Structures: Pyramids, Stonehenge, And Ziggurats
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Structures During the Neothlithic era, many different cultures were beginning to create different yet similar structures for their cities. In England, humans built Stonehenge, in Egypt, humans began to build pyramids, and in Mesopotamia, Sumerians built ziggurats. All of these structures were used to either worship gods, or had some sort of religious belief behind them.
In England, Stonehenge, the most famous megalithic structure, was built. It consisted of several large stones, the largest weighing up to 50 tons. The circular structure consists of a large outer ring in a series of post-and-lintel forms, which are aligned with astronomical positions. It is believed that Stonehenge may have served as an observatory as well as a center of religious worship.
Like the people who built Stonehenge, the Sumerians also built their own religious structure called a ziggurat. These stepped pyramids were often made of mud brick. The theory behind it was that in mounting its steps, worshipers rose beyond the ordinary human world into a realm of the gods. Some of the ziggurats were dedicated to gods. The greatest one of all at Ur-Nammu was dedicated to the moon god and was probably topped by a temple for sacrifices.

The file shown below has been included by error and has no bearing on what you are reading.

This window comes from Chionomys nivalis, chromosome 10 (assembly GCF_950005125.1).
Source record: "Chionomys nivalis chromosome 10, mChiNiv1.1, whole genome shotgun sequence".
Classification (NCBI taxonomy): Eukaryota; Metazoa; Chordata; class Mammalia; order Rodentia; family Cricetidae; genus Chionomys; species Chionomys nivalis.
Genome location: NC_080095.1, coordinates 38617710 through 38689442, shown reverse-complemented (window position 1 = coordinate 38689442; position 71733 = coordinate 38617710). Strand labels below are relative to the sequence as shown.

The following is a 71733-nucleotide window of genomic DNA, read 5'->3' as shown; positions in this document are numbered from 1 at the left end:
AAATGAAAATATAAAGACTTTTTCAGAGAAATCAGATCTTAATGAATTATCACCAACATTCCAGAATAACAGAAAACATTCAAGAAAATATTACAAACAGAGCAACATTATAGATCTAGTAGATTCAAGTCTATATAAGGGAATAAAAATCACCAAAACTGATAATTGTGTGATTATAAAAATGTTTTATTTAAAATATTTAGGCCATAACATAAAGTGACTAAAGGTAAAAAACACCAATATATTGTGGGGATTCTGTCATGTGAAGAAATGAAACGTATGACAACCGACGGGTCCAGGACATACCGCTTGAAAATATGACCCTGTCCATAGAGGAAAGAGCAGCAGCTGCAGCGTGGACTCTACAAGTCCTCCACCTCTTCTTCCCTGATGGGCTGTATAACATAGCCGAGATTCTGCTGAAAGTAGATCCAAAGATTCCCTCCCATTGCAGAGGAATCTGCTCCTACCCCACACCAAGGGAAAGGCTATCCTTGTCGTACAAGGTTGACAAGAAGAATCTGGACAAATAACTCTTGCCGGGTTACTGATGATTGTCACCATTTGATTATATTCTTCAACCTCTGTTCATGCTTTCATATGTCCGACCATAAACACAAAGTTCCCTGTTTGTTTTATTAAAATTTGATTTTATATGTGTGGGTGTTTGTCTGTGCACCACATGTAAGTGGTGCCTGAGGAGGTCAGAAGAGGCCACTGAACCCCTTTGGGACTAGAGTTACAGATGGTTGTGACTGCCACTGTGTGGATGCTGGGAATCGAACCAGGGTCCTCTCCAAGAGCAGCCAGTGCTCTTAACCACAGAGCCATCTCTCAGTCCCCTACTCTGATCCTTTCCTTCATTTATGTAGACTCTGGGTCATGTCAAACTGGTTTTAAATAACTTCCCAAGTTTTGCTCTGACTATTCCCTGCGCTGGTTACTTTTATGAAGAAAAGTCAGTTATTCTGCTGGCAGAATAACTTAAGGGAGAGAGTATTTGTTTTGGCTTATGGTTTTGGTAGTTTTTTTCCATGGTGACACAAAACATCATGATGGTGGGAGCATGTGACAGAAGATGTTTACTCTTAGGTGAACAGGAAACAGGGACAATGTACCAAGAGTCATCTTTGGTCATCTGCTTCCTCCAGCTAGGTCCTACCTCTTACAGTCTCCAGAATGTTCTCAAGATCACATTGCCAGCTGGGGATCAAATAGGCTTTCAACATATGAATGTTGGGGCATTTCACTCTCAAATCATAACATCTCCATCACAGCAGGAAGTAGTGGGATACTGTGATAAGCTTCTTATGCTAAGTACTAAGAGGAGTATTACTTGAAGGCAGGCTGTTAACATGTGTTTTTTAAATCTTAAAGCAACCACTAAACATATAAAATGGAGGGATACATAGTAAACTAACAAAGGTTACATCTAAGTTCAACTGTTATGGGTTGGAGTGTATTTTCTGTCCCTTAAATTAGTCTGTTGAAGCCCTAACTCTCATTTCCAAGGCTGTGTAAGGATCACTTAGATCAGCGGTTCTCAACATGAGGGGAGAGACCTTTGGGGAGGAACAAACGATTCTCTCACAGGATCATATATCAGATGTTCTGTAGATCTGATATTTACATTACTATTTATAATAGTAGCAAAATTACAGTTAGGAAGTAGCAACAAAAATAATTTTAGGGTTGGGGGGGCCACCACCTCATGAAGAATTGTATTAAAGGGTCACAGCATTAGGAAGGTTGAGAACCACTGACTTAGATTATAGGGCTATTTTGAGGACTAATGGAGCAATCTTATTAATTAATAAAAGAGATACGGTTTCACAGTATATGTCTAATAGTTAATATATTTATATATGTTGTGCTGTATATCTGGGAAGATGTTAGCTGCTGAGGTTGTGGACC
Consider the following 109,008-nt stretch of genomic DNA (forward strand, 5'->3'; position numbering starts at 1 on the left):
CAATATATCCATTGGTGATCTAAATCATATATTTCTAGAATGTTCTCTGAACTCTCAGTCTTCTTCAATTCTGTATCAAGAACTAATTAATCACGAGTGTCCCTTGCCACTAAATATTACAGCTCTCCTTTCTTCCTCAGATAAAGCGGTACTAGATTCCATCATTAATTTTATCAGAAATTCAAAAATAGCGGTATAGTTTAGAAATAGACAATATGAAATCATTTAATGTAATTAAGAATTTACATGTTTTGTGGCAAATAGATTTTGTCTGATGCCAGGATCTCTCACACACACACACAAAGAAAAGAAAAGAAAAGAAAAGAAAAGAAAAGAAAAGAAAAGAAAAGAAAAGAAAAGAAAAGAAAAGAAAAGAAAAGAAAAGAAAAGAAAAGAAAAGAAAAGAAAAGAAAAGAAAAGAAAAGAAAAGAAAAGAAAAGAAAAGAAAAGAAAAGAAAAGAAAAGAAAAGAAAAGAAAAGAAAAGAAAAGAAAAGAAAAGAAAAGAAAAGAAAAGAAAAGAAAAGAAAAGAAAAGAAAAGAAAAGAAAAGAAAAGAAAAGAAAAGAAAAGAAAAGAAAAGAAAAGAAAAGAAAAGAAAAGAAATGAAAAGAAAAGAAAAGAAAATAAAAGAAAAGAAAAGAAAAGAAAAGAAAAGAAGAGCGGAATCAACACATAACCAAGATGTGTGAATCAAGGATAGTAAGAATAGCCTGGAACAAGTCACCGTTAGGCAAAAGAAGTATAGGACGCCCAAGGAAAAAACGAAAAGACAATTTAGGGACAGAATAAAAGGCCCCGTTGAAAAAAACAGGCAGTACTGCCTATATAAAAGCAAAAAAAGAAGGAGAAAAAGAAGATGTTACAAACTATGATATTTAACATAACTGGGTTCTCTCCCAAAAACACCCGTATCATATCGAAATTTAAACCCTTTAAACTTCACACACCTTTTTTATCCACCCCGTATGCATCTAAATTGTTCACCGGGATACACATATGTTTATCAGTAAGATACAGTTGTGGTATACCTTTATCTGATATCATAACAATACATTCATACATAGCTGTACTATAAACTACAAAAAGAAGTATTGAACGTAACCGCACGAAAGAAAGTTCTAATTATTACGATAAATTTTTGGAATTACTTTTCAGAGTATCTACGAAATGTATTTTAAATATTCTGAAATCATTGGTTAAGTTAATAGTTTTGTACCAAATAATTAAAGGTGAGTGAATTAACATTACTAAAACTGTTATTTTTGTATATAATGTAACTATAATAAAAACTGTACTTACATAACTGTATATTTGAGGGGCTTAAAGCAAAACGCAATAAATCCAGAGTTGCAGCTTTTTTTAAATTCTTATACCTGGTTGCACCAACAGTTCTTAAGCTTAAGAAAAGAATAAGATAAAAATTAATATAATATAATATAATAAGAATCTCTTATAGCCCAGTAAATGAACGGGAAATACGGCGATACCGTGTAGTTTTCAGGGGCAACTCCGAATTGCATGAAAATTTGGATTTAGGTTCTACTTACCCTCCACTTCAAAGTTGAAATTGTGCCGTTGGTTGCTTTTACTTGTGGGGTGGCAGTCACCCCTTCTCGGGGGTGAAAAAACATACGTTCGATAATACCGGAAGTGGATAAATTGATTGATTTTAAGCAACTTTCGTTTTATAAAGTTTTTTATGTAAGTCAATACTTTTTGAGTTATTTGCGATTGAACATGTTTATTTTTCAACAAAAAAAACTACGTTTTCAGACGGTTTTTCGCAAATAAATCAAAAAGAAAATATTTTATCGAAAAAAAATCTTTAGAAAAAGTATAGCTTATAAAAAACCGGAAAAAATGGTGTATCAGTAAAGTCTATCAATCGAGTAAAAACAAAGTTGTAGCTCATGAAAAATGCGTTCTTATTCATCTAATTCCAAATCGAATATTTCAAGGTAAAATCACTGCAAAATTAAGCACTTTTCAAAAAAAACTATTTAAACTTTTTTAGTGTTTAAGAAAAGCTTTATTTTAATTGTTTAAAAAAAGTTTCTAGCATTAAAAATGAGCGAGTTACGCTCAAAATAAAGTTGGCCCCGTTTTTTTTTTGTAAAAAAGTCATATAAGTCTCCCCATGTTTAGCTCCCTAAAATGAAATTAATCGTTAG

The early Egyptians also built their own religious structures. Egyptians believed that the life continues unchanged after death; therefore they built large pyramids in honor of their pharaohs. Pyramids were monumental tombs that were built to contain the bodies of the pharaohs. The great pyramids at Giza were made of limestone blocks, the largest covering thirteen acres at the base, and were built with more than two million stone blocks. They would often put the pharaoh’s belongings in with him so he could be happy after death.
Many different cultures revolved around their own individual religious beliefs, yet many of their beliefs were similar to one another. Each of the three cultures mentioned all felt that they had to construct large structures in order to keep the gods happy, and all believed in an afterlife.